We also have a place: a small Police Memorial granite statue near the waterfront illuminated at night with benches around that have electrical plugs on them, where we sometimes go to charge and mode our i-phones, or plug our lap tops and write for the blog, because, guess what, we don’t have plenty of electricity in the motor home, as well. This place is OUR OFFICE. I brought from Canada my bread-making machine and one of these days I might bake some bread in the office, then it will become a bakery as well. But we don’t want to abuse the park hospitality too much. We now know all the park staff, we told them who we are and why we are in the park almost every day, and they are all friendly and nice with us, greeting us every time they see us. We offered them to volunteer and help them with the cleaning and maintenance of the park, as we now have a strong feeling of responsibility towards it, but they declined politely. Still, Maya went out yesterday and collected all palm leafs fallen after a windy night, piling them on the corners near the garbage cans.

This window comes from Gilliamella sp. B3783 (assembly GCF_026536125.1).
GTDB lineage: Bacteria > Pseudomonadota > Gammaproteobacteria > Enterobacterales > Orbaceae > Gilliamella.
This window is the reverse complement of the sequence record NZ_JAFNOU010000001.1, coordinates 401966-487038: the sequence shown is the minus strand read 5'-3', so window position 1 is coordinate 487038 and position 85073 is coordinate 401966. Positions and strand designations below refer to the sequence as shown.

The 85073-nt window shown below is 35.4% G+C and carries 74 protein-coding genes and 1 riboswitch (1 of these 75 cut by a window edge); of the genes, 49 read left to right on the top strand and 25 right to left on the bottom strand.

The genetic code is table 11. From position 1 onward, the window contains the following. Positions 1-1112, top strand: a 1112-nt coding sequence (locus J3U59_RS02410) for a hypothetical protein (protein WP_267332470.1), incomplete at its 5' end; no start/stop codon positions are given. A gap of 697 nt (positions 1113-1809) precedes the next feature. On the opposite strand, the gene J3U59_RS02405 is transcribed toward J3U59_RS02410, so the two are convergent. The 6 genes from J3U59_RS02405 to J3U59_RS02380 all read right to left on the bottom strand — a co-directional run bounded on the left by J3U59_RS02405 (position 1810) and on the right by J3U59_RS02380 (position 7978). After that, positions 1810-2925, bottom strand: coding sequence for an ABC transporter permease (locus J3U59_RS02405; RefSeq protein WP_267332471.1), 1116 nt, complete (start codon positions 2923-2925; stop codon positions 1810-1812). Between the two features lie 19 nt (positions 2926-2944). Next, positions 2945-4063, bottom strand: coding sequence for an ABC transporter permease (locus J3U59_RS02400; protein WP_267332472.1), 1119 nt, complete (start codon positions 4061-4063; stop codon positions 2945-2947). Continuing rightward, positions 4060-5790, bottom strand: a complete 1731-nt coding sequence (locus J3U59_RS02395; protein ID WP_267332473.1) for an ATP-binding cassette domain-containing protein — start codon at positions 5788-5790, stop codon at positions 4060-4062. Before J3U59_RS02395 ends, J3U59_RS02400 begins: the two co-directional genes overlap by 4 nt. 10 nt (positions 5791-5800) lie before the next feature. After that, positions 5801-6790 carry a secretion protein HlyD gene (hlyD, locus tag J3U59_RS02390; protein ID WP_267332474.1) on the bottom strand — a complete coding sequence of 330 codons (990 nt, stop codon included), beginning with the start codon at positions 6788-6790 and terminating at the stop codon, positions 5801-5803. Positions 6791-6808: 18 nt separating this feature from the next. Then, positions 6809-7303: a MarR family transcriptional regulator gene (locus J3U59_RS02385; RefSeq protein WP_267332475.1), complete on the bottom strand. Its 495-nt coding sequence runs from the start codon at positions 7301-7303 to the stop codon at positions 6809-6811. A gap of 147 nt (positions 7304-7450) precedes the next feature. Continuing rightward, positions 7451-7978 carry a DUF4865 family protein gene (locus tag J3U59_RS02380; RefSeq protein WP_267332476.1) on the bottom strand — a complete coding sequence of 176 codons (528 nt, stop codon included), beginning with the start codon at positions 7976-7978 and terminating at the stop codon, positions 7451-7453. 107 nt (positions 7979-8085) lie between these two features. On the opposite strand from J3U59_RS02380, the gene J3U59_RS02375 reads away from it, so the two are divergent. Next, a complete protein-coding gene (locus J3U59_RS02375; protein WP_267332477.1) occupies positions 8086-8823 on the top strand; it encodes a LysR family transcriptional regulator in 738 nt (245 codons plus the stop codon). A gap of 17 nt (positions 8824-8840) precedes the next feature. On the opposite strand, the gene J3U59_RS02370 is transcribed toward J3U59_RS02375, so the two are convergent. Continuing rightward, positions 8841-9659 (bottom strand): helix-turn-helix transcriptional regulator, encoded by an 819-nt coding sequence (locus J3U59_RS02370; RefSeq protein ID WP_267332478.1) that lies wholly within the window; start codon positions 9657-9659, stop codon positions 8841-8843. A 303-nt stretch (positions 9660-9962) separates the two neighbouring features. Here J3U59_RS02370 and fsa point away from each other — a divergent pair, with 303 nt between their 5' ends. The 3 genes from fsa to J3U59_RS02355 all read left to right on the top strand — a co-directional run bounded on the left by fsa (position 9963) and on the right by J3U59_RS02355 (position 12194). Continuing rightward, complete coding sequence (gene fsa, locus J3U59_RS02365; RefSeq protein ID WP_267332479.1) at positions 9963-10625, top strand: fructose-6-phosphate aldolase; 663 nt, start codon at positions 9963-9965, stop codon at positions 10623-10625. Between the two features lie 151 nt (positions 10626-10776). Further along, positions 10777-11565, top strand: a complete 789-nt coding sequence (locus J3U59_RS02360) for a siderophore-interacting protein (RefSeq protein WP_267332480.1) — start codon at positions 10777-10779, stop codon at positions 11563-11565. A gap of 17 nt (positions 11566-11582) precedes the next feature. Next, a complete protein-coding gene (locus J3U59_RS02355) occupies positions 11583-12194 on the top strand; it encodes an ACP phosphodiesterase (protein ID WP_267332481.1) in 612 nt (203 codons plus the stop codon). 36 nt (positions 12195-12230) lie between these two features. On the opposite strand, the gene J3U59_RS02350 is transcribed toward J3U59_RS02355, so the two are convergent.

Our morning rituals over, we gear up and we go sailing for two to four hours in different directions, practicing tacking, jibing, docking, man overboard, anchoring, as well as just going in a straight line towards a fixed point, trying to have a perfect sail’s position to wind. Every time the sea and the wind is different and every time we have a different experience, this is why we don’t want to miss a day of sailing.

After sailing we do all kinds of other activities: studying, reading, going to the public library not far away to use internet, fishing, cooking, playing tennis, taking walks on the beach or in Vinoy park, or around the city, enjoying life. I will write more detailed accounts of our activities later on.

A bird's view perspective of the park with points of interest.

A bird’s view perspective of the park with points of interest.

1- the usual parking spot of Baba Ghanoush

2- our restrooms

3- Maya’s playground

4- our fishing pier

5- our office (this is an older picture and here the Police Memorial is not build yet)

6- the Sailing Center&showers

7- our new friend Jackie’s 60 feet long houseboat

8- Gulf of Mexico- we sail through here

9- the Municipal Marina office

Categories: adventure, family, motor home, off grid, parks, RV, the city, travel | Tags: , , , , | Leave a comment